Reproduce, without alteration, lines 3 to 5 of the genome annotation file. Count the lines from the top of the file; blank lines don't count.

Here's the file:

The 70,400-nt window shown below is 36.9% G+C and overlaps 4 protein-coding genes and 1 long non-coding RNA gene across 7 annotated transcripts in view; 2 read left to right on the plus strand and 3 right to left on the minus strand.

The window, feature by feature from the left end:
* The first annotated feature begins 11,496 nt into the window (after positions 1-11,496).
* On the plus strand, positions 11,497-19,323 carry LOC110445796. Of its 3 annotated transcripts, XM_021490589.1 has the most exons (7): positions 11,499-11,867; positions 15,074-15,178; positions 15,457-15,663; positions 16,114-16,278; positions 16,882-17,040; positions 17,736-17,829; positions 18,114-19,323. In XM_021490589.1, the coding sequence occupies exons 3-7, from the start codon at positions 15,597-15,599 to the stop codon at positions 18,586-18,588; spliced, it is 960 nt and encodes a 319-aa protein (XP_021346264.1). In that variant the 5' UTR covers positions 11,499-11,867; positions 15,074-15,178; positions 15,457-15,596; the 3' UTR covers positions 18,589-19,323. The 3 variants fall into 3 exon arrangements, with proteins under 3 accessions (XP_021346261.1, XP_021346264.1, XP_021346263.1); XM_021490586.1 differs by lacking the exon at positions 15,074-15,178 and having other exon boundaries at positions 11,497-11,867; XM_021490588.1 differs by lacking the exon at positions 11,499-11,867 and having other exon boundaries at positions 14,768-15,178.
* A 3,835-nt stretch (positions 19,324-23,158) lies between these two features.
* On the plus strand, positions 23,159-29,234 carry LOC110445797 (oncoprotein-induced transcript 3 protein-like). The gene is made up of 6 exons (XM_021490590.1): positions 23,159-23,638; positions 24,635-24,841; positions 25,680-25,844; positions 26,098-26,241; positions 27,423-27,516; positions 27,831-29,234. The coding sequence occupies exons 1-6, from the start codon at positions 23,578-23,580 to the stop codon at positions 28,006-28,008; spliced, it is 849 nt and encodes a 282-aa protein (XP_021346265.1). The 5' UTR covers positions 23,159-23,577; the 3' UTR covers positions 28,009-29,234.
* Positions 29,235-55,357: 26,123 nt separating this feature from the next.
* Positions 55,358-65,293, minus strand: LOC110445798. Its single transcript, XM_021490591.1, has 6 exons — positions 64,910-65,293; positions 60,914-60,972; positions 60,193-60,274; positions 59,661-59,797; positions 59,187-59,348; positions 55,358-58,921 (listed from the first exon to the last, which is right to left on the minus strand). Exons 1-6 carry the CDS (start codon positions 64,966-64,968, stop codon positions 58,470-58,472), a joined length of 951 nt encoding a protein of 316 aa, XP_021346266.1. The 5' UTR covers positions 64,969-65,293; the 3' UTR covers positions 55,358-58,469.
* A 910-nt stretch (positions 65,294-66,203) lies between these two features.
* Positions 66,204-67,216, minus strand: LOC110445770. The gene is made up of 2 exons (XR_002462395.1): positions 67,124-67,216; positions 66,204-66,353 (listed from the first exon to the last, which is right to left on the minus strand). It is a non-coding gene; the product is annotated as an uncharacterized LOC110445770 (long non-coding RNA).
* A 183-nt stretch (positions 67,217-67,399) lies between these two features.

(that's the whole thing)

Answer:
* The first annotated feature begins 11,496 nt into the window (after positions 1-11,496).
* On the plus strand, positions 11,497-19,323 carry LOC110445796. Of its 3 annotated transcripts, XM_021490589.1 has the most exons (7): positions 11,499-11,867; positions 15,074-15,178; positions 15,457-15,663; positions 16,114-16,278; positions 16,882-17,040; positions 17,736-17,829; positions 18,114-19,323. In XM_021490589.1, the coding sequence occupies exons 3-7, from the start codon at positions 15,597-15,599 to the stop codon at positions 18,586-18,588; spliced, it is 960 nt and encodes a 319-aa protein (XP_021346264.1). In that variant the 5' UTR covers positions 11,499-11,867; positions 15,074-15,178; positions 15,457-15,596; the 3' UTR covers positions 18,589-19,323. The 3 variants fall into 3 exon arrangements, with proteins under 3 accessions (XP_021346261.1, XP_021346264.1, XP_021346263.1); XM_021490586.1 differs by lacking the exon at positions 15,074-15,178 and having other exon boundaries at positions 11,497-11,867; XM_021490588.1 differs by lacking the exon at positions 11,499-11,867 and having other exon boundaries at positions 14,768-15,178.
* A 3,835-nt stretch (positions 19,324-23,158) lies between these two features.